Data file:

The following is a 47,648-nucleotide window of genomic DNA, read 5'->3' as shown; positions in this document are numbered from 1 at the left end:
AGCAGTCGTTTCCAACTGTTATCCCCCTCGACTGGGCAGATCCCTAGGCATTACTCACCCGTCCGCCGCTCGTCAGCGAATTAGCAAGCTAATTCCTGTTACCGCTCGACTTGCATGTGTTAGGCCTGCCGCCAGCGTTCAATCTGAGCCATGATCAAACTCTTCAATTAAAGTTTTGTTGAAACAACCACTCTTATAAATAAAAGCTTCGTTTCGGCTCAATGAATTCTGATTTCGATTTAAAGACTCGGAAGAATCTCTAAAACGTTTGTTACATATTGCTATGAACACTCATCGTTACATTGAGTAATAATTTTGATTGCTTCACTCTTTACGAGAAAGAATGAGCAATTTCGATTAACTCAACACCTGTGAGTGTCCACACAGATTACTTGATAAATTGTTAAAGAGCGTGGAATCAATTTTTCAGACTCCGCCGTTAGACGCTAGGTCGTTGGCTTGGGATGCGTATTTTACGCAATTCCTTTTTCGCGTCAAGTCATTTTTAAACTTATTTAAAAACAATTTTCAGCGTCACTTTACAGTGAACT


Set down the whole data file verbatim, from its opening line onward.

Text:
The following is a 47,648-nucleotide window of genomic DNA, read 5'->3' as shown; positions in this document are numbered from 1 at the left end:
AGCAGTCGTTTCCAACTGTTATCCCCCTCGACTGGGCAGATCCCTAGGCATTACTCACCCGTCCGCCGCTCGTCAGCGAATTAGCAAGCTAATTCCTGTTACCGCTCGACTTGCATGTGTTAGGCCTGCCGCCAGCGTTCAATCTGAGCCATGATCAAACTCTTCAATTAAAGTTTTGTTGAAACAACCACTCTTATAAATAAAAGCTTCGTTTCGGCTCAATGAATTCTGATTTCGATTTAAAGACTCGGAAGAATCTCTAAAACGTTTGTTACATATTGCTATGAACACTCATCGTTACATTGAGTAATAATTTTGATTGCTTCACTCTTTACGAGAAAGAATGAGCAATTTCGATTAACTCAACACCTGTGAGTGTCCACACAGATTACTTGATAAATTGTTAAAGAGCGTGGAATCAATTTTTCAGACTCCGCCGTTAGACGCTAGGTCGTTGGCTTGGGATGCGTATTTTACGCAATTCCTTTTTCGCGTCAAGTCATTTTTAAACTTATTTAAAAACAATTTTCAGCGTCACTTTACAGTGAACT